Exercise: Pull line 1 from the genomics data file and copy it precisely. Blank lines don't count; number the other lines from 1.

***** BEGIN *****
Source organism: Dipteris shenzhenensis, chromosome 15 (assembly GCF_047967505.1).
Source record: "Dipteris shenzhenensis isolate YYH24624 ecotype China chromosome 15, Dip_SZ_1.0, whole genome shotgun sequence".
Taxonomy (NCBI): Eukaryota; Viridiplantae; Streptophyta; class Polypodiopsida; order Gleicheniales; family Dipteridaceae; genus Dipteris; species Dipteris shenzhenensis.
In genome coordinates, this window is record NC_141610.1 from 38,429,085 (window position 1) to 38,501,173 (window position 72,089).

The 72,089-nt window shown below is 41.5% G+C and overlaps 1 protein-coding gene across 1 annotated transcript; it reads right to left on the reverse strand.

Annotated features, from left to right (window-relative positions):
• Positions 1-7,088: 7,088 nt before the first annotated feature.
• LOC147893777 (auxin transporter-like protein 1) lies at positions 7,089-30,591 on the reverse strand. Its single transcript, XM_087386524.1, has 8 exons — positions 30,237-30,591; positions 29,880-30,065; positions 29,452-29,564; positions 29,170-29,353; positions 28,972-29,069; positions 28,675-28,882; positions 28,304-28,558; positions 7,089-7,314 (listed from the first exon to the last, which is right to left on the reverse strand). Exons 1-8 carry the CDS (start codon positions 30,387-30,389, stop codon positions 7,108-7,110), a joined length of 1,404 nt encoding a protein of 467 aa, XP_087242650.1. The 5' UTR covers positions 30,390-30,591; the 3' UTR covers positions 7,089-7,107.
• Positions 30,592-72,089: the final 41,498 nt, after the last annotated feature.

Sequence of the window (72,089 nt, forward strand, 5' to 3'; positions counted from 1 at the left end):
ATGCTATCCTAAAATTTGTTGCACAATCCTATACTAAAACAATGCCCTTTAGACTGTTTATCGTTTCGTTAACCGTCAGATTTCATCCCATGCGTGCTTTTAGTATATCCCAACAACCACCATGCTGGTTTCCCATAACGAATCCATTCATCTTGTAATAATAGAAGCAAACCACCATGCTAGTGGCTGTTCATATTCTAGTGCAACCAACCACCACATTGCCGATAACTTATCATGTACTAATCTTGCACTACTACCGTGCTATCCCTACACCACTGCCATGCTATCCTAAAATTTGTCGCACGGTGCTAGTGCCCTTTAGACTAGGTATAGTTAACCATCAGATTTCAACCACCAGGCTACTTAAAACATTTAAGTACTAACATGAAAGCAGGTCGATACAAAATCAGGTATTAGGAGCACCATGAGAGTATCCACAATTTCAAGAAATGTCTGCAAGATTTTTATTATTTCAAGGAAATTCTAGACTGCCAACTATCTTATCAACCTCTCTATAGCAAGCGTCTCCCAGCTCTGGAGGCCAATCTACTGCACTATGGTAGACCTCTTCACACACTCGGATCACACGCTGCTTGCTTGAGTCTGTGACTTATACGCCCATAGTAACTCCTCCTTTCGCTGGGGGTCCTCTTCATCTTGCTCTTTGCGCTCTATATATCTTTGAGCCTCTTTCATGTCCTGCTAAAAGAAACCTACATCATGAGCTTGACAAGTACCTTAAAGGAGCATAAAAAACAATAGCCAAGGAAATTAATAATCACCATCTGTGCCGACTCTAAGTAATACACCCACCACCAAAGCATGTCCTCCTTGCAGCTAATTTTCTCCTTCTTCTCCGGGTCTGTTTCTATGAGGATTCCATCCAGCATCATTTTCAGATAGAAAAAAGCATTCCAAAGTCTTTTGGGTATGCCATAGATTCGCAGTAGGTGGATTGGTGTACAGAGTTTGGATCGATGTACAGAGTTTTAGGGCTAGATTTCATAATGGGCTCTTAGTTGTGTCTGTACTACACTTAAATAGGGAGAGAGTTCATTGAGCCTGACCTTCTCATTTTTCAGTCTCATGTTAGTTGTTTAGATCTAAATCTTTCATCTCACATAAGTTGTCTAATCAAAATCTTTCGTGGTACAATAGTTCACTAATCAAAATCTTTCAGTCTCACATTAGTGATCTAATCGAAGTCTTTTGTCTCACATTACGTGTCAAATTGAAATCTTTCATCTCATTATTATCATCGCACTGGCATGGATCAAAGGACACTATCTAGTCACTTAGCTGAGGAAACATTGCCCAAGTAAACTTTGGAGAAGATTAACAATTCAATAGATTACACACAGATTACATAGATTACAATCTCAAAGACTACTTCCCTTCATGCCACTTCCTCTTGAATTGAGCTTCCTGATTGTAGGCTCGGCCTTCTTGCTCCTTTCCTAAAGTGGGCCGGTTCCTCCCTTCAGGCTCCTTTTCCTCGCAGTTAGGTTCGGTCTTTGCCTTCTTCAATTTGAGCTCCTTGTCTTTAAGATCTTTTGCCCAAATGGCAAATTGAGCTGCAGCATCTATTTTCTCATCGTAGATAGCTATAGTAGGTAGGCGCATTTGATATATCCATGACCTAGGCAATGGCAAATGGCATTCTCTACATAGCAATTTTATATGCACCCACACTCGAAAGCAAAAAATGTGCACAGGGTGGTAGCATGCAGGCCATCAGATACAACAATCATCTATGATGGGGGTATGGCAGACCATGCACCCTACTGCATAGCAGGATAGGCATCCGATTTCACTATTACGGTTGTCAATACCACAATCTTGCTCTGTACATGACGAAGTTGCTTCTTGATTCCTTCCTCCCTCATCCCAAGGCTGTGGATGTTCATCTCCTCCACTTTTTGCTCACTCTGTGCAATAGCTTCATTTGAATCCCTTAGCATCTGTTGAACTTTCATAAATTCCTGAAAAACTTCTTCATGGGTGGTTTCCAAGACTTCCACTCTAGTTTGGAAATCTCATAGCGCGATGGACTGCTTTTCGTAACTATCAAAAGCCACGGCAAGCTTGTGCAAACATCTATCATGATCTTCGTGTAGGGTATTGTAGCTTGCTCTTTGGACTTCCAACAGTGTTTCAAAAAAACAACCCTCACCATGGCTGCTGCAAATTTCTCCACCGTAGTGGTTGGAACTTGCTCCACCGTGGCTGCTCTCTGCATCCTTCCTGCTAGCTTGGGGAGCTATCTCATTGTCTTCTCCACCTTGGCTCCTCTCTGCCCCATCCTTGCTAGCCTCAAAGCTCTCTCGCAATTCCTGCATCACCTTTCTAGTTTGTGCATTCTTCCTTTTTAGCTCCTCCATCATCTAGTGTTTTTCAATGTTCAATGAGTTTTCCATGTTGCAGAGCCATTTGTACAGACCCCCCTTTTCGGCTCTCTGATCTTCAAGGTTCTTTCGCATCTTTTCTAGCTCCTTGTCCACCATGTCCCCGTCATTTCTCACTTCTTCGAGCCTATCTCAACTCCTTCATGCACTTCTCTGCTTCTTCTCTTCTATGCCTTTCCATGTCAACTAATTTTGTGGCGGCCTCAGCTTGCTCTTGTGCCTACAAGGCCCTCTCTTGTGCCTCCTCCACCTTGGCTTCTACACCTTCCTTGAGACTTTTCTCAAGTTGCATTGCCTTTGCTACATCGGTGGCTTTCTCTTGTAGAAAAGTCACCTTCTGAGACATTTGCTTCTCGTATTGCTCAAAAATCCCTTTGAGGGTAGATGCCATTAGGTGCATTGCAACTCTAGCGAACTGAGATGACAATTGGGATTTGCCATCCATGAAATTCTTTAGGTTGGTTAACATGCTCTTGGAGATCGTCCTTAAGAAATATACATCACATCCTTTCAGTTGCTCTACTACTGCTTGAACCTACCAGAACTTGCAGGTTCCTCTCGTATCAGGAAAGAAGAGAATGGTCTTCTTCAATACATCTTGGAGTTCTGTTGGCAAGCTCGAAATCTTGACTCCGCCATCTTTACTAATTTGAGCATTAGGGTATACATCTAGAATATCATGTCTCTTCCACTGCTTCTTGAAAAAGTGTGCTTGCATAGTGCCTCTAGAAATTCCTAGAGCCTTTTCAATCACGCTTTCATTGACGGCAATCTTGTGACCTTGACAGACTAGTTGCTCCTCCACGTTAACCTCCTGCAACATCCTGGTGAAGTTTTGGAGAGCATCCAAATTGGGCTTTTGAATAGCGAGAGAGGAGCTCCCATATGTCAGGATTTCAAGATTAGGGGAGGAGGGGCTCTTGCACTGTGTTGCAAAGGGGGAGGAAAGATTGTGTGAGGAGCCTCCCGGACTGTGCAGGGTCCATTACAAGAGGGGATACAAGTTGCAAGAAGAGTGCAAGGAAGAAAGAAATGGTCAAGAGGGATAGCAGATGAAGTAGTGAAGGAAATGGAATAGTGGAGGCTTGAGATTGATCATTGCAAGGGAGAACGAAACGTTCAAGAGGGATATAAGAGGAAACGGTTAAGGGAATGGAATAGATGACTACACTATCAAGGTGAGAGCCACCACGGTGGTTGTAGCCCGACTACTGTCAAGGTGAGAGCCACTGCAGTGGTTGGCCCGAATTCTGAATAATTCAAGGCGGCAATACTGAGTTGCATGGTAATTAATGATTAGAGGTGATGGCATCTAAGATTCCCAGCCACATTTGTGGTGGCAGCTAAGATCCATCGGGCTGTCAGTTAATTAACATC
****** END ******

Source organism: Dipteris shenzhenensis, chromosome 15 (assembly GCF_047967505.1).